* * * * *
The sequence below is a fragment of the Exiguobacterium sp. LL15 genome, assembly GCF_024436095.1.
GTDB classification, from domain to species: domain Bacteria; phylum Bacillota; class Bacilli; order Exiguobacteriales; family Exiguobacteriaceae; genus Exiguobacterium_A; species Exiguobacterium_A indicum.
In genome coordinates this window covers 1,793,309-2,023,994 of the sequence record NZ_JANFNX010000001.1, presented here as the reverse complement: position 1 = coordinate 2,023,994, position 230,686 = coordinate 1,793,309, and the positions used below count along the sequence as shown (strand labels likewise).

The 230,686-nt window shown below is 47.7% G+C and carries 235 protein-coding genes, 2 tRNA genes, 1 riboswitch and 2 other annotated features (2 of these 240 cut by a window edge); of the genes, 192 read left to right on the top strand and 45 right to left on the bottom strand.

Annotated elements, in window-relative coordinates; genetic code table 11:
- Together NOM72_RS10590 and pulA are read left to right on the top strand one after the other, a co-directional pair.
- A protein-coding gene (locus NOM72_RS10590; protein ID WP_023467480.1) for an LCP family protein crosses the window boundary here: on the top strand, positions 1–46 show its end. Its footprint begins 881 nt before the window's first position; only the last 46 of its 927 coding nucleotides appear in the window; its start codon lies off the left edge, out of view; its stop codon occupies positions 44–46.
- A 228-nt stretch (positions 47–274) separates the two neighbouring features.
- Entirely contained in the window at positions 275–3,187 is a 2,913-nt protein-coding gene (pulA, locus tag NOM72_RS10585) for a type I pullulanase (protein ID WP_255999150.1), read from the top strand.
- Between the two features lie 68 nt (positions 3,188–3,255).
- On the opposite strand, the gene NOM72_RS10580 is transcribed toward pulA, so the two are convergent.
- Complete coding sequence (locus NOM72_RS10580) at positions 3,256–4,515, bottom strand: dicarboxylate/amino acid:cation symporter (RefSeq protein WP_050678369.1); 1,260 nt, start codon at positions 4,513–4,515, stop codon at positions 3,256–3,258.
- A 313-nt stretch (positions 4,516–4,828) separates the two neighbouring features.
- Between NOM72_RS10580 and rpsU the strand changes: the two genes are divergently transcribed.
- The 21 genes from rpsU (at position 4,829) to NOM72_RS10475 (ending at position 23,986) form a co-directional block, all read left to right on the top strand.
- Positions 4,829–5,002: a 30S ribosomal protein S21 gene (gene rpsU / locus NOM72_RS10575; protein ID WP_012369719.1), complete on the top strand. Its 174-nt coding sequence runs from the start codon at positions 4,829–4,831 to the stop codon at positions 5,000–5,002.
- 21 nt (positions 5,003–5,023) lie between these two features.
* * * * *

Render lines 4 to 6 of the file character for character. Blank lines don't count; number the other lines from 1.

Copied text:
The 230,686-nt window shown below is 47.7% G+C and carries 235 protein-coding genes, 2 tRNA genes, 1 riboswitch and 2 other annotated features (2 of these 240 cut by a window edge); of the genes, 192 read left to right on the top strand and 45 right to left on the bottom strand.

Annotated elements, in window-relative coordinates; genetic code table 11:
- Together NOM72_RS10590 and pulA are read left to right on the top strand one after the other, a co-directional pair.